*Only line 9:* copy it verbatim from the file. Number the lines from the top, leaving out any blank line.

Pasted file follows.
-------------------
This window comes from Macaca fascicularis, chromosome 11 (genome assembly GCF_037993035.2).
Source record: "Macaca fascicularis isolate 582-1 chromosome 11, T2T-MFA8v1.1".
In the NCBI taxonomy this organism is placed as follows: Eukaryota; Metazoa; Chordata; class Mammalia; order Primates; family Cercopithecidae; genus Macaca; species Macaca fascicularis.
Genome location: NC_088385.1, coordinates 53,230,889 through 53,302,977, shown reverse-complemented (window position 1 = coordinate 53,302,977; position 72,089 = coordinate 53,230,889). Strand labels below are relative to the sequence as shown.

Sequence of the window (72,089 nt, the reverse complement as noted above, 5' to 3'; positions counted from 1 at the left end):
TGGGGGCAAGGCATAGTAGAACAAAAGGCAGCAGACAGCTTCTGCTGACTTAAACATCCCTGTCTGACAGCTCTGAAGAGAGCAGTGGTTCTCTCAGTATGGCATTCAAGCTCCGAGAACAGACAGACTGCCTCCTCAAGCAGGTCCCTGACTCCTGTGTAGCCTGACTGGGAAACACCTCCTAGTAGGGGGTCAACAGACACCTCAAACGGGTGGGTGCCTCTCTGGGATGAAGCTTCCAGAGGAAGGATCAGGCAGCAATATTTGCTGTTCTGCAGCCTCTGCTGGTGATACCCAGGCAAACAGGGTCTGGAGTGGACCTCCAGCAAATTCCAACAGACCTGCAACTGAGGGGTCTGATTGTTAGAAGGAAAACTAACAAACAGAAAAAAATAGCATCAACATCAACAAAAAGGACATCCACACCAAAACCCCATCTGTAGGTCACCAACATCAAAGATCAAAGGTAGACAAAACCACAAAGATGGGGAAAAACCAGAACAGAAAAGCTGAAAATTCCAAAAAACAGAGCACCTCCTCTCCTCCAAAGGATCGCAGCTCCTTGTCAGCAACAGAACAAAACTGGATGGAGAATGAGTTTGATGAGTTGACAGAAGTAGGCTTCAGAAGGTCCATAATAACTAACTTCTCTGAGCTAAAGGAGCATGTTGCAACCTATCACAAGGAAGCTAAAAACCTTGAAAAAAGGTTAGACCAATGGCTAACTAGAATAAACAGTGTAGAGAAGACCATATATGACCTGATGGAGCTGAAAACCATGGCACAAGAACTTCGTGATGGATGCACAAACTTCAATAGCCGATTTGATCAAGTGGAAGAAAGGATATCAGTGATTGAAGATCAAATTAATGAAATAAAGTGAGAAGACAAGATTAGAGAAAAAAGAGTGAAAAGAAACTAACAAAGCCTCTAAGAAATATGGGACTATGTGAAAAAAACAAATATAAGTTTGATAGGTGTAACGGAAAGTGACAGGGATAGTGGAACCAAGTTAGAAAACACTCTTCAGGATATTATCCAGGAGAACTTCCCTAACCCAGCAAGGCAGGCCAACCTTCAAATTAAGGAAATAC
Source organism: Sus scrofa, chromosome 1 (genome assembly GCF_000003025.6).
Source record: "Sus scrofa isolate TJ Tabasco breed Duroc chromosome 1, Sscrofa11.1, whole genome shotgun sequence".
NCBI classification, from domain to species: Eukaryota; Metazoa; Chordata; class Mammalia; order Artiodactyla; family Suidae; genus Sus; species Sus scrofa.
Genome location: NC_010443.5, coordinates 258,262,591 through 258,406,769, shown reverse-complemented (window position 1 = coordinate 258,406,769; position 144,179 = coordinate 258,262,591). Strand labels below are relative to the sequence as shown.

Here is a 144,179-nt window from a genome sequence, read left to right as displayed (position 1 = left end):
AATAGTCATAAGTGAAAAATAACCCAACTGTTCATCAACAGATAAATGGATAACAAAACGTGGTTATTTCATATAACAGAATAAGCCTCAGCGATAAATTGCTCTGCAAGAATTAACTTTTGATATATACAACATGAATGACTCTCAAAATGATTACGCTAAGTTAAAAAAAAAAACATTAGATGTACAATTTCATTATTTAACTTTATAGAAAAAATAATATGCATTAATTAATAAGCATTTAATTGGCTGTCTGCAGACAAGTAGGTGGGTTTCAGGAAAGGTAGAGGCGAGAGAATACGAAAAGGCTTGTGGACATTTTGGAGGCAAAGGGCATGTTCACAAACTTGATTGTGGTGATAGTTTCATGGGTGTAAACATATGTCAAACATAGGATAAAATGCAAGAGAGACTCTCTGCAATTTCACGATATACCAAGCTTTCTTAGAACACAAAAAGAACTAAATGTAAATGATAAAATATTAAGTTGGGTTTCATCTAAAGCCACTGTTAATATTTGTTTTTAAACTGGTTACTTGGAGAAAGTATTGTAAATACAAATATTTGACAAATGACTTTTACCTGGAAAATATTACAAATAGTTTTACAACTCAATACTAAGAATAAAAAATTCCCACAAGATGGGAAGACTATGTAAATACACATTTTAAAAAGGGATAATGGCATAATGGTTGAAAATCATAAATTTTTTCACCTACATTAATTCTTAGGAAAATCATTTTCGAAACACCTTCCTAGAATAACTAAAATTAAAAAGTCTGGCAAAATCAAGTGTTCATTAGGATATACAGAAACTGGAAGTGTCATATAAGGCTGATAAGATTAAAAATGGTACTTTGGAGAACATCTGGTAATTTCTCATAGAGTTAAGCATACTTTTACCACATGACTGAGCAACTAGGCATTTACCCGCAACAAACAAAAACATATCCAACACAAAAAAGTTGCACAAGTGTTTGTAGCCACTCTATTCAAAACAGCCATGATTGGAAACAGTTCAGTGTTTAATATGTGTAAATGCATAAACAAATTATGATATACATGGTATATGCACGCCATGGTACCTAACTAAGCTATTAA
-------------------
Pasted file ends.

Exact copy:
NCBI classification, from domain to species: Eukaryota; Metazoa; Chordata; class Mammalia; order Artiodactyla; family Suidae; genus Sus; species Sus scrofa.